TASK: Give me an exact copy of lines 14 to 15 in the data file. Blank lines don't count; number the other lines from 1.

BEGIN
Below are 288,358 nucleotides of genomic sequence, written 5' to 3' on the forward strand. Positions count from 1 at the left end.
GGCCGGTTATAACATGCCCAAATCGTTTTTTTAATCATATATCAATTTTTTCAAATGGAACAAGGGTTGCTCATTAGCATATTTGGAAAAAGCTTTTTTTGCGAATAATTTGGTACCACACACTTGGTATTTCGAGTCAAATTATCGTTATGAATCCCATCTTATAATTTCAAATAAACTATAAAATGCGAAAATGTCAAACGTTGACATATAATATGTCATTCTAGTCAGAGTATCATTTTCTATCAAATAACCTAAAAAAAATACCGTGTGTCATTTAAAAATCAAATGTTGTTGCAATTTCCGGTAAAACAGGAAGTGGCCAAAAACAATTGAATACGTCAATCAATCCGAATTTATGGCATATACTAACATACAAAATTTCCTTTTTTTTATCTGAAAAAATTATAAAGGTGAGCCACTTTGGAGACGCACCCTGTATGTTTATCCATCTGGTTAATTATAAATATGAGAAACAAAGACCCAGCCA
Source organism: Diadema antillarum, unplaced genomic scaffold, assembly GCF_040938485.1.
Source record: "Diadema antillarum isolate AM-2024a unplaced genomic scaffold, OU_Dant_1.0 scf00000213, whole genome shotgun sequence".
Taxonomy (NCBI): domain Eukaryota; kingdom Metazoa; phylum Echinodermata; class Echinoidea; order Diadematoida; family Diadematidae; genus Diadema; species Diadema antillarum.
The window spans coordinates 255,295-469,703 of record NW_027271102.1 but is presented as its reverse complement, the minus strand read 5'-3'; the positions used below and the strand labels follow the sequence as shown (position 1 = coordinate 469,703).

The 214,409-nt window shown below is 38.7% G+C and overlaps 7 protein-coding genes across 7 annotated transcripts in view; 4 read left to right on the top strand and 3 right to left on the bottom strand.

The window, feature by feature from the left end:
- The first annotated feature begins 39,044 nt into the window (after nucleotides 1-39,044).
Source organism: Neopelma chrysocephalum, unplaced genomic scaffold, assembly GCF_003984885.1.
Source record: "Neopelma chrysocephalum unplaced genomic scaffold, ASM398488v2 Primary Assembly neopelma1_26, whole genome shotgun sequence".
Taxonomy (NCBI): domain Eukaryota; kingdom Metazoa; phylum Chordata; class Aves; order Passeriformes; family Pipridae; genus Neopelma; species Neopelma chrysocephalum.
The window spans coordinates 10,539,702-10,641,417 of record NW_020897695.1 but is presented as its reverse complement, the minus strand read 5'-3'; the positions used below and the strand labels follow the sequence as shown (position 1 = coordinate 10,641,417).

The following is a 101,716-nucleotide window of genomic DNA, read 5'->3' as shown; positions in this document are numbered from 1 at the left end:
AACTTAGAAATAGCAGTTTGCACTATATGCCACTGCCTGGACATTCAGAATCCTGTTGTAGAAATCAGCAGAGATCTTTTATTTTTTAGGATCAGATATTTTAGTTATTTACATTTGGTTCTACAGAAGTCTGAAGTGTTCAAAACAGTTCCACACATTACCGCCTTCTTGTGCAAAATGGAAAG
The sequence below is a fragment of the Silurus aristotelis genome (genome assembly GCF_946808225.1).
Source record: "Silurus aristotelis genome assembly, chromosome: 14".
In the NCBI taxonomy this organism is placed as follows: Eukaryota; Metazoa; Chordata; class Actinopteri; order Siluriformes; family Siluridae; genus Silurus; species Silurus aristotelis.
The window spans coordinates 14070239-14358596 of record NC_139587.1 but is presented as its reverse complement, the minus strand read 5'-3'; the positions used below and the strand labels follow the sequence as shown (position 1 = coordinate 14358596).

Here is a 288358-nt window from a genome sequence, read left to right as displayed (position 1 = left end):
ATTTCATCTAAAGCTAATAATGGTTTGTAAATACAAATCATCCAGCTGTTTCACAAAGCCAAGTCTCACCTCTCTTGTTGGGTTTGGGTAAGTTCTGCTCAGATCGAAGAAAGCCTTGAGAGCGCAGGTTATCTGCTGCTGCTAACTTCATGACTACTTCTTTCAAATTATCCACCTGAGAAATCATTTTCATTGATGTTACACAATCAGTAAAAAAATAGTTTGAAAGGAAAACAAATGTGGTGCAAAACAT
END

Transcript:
The following is a 101,716-nucleotide window of genomic DNA, read 5'->3' as shown; positions in this document are numbered from 1 at the left end:
AACTTAGAAATAGCAGTTTGCACTATATGCCACTGCCTGGACATTCAGAATCCTGTTGTAGAAATCAGCAGAGATCTTTTATTTTTTAGGATCAGATATTTTAGTTATTTACATTTGGTTCTACAGAAGTCTGAAGTGTTCAAAACAGTTCCACACATTACCGCCTTCTTGTGCAAAATGGAAAG